Béla IV of Hungary

From New World Encyclopedia
Béla IV c.1270

Béla IV (1206 - May 3, 1270) was King of Hungary and Croatia (1214-1270) and Duke of Styria (1254-1258). Béla was present, at the age of seven, when a group of conspirators killed his mother, and he could never forgive his father's generosity towards the conspirators' accomplices. Shortly after, he was crowned junior king (rex iunior) and governed several provinces of the Kingdom of Hungary during his father's reign. He endeavored to restore the royal power that had declined since the death of his grandfather, King Béla, which resulted in permanent conflicts between Béla and his father. When he ascended the throne, he determined to revive his grandfather's internal policy which made him unpopular among his barons. However, he soon had to face the threat of the Mongol invasion of Europe. To strengthen his military force, he granted asylum to the Cumans who were fleeing the Mongols conquests in Kievan Rus'.

After the Tatar invasion he became one of the most famous Hungarian kings, even though the Mongol armies defeated his troops in a decisive battle. He escaped to the farthest fortress of his kingdom as the Mongols pillaged the country. When the Mongol troops unexpectedly withdrew, Béla returned and commenced reconstruction of his devastated kingdom; he patronized towns, constructed new fortresses and encouraged immigration. His success is reflected by his Hungarian popular epithet, "the Second Founder of our Country." During the second period of his reign, he expanded his rule over neighboring countries. Instead of attempting to restore quasi-absolute royal power, he now delegated authority to the provinces. Conflict with his eldest son, Stephen V characterized his last years. Béla IV was prepared, unlike many other rulers, to learn from experience and modified his policies accordingly, showing willingness to change direction. Often caught in the middle of civilizational conflict, the Hungarian people have had to follow Béla's example and reconstruct their nation several times. Béla IV policy of inviting migrants to assist the task of nation-building informed a tendency for Hungarians to regard themselves as part of the wider human family, rather than to construct an "us" verses "others" mentality.

Early life

Béla was the eldest son of King Andrew II of Hungary and his first wife, Gertrude of Merania. Upon Pope Innocent III's request, the ecclesiastic and temporal dignitaries of the Kingdom of Hungary took an oath before his birth that they would accept him as his father's successor.

The infant Béla was probably present when a group of conspirators murdered his mother on September 28, 1213. Following the murder, his father ordered only the execution of the conspirators' leader and forgave the other members of the group, which resulted in Béla's emerging antipathy against his father.

In the beginning of 1214, Béla was engaged to a daughter of Tzar Boril of Bulgaria. Shortly afterward, he was crowned junior king. When his father left for a Crusade in August 1217, his maternal uncle, Archbishop Berthold of Kalocsa took Béla to the fortress of Steyr in Styria and he returned to Hungary one year later, following his father's return from the Holy Land.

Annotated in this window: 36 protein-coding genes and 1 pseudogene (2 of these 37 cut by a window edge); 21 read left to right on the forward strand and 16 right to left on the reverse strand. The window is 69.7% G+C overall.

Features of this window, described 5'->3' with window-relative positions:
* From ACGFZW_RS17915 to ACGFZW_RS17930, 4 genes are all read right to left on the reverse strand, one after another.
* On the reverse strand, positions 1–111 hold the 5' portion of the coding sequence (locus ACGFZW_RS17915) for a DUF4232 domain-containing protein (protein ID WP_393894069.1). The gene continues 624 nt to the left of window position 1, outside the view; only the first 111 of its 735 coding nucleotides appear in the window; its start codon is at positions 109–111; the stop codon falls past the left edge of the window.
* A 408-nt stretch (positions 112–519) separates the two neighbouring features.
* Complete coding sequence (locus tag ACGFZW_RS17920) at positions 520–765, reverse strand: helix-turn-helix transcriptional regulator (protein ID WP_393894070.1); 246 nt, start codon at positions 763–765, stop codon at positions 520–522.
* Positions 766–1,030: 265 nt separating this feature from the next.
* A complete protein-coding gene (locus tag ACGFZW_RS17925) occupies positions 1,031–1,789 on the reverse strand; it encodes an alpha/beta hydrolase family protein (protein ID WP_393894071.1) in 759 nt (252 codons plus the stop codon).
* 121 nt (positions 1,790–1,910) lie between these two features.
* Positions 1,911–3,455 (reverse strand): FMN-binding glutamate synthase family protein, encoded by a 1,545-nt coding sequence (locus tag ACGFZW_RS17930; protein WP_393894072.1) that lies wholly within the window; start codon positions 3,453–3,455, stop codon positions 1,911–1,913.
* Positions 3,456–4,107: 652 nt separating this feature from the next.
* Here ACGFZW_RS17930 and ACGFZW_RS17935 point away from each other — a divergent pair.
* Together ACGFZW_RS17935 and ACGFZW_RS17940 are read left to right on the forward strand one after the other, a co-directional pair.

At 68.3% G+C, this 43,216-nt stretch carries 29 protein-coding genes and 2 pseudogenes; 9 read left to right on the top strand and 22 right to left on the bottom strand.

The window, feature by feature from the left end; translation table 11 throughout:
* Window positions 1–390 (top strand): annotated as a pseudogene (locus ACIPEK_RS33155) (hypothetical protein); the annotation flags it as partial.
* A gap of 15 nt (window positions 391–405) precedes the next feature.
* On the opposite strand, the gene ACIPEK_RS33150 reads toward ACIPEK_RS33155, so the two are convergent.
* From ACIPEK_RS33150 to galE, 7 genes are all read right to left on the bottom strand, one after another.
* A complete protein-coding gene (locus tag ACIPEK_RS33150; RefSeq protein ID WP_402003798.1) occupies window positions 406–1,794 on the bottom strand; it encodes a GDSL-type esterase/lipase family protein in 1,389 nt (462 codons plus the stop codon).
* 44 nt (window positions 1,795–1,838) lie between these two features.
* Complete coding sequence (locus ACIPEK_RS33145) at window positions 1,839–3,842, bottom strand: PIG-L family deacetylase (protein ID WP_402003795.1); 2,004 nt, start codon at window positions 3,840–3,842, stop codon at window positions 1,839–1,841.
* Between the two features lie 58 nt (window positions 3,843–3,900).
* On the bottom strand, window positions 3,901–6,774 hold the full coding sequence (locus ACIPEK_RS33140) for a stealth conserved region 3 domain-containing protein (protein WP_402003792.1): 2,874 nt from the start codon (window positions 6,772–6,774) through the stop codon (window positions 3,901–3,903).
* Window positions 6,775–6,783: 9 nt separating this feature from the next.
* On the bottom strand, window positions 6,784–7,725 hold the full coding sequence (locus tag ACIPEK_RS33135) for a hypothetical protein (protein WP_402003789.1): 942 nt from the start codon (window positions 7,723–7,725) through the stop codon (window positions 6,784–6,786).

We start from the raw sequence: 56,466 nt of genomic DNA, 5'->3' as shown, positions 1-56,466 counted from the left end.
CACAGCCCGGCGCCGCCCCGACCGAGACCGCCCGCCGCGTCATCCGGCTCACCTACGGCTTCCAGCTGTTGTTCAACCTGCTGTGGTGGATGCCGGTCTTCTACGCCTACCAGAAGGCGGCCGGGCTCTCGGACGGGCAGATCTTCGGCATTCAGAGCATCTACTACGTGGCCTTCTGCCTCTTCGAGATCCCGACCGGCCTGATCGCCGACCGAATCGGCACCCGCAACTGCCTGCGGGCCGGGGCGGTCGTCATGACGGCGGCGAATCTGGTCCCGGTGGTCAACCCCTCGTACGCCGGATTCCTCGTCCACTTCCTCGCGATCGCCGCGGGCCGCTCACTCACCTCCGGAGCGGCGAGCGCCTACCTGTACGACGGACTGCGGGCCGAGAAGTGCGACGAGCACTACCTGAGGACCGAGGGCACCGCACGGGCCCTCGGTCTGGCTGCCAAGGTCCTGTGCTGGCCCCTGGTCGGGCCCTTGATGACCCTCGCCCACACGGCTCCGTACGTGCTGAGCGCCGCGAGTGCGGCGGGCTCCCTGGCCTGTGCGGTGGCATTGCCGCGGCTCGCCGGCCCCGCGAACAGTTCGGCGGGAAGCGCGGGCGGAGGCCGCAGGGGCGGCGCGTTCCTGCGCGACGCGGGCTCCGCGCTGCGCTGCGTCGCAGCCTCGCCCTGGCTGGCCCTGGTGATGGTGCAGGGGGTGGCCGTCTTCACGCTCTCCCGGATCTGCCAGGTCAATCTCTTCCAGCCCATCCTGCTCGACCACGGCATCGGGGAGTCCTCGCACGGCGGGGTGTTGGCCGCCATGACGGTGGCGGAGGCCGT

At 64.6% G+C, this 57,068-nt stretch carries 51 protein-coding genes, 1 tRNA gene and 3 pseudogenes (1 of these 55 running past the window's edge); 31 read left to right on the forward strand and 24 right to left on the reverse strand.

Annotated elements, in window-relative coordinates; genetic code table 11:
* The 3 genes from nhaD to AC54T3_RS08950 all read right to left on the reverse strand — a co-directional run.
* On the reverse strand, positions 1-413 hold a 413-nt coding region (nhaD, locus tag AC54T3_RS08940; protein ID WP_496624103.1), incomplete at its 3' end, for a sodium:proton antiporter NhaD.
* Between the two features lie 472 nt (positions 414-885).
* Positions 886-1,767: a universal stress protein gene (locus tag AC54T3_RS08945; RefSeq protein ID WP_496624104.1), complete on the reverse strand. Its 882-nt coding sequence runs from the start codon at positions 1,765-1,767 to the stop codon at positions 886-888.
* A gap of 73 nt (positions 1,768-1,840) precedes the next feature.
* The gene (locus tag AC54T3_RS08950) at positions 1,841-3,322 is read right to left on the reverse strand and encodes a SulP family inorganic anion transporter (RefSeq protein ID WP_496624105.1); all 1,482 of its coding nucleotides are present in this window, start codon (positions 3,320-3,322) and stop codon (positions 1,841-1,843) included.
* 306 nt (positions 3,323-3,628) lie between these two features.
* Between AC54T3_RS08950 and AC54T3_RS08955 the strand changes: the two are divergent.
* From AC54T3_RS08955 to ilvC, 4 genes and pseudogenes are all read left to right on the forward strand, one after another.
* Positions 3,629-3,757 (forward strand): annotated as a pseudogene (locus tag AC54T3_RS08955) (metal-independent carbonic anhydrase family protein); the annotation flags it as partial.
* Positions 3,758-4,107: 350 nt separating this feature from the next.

Rex iunior

In 1220, Béla married Maria Laskarina, a daughter of the Emperor Theodore I Laskaris of Nicaea and his father entrusted him with the government of Slavonia. However, King Andrew II, who had arranged Béla's marriage during his return from the Crusade, persuaded Béla to separate from his wife in 1222. Pope Honorius III, however, denied to declare their marriage null and void; therefore Béla took back his wife and escaped to Austria fearing of his father's anger. Finally, King Andrew II made an agreement with his son with the mediation of the Pope and Béla took over again the government of Slavonia, Dalmatia and Croatia.

As governor, Béla commenced, with the authorization of the Pope, to take back the royal domains that King Andrew II had granted to his partisans during the first half of his reign. He laid siege to Klis, the fortress of a turbulent Croatian baron who had to surrender.

In 1226, his father entrusted him with the government of Transylvania, where he assisted the missionary work of the Blackfriars among the Cuman tribes who settled down in the territories west of the Dniester River. As a result of their missionary work, two chieftains of the Cumans, Bartz and Membrok were baptized and they acknowledged Béla's overlordship around 1228. In the meantime, Béla began to organize the Banat of Szörény, a march of the kingdom.

In 1228, he commenced to re-appropriate royal properties that his father had "granted the kingdom's grandees, and to re-establish the system of counties" that his father had dismantled.[1] However, his military failure in Halych, when assisting his younger brother, Andrew, weakened his influence and King Andrew II put an end to the revision of his former donations. During the early 1230s, Béla took part in the military expeditions of his father against Halych and Austria.

His relation with his father even worsened, when King Andrew II married, on May 14, 1234, Beatrice D'Este, who was thirty years his younger.

The first years of his reign

When his father died on September 21, 1235, Béla ascended the throne without any opposition and Archbishop Robert of Esztergom crowned him on October 14 in Székesfehérvár. Shortly after, he accused his young stepmother and his father's main adviser, Denis, Apud's son of adultery and ordered their arrest.

Béla's main purpose was to restore the royal power that had weakened during his father's rule; for example, he ordered the burning of his advisers' seats, because he wanted to force them to stand in the presence of the king. As he also wanted to strengthen the position of the towns, he confirmed the charter of Székesfehérvár and granted new privileges to several key towns in the kingdom (Pest, Nagyszombat, Selmecbánya, Korpona, Zólyom, Bars, and Esztergom). He sent Friar Julian to find the Magyar tribes who had remained in their eastern homeland. Friar Julian, after meeting with the eastern Magyars returned to Hungary in 1239 and informed Béla of the planned Mongol invasion of Europe. Béla wanted to take precautions against the Mongols; therefore, he granted asylum, in Hungary, to the Cumans who had been defeated by the Mongols. However, the nomadic culture of the Cumans caused tensions between them and the Hungarians which became more and more acute.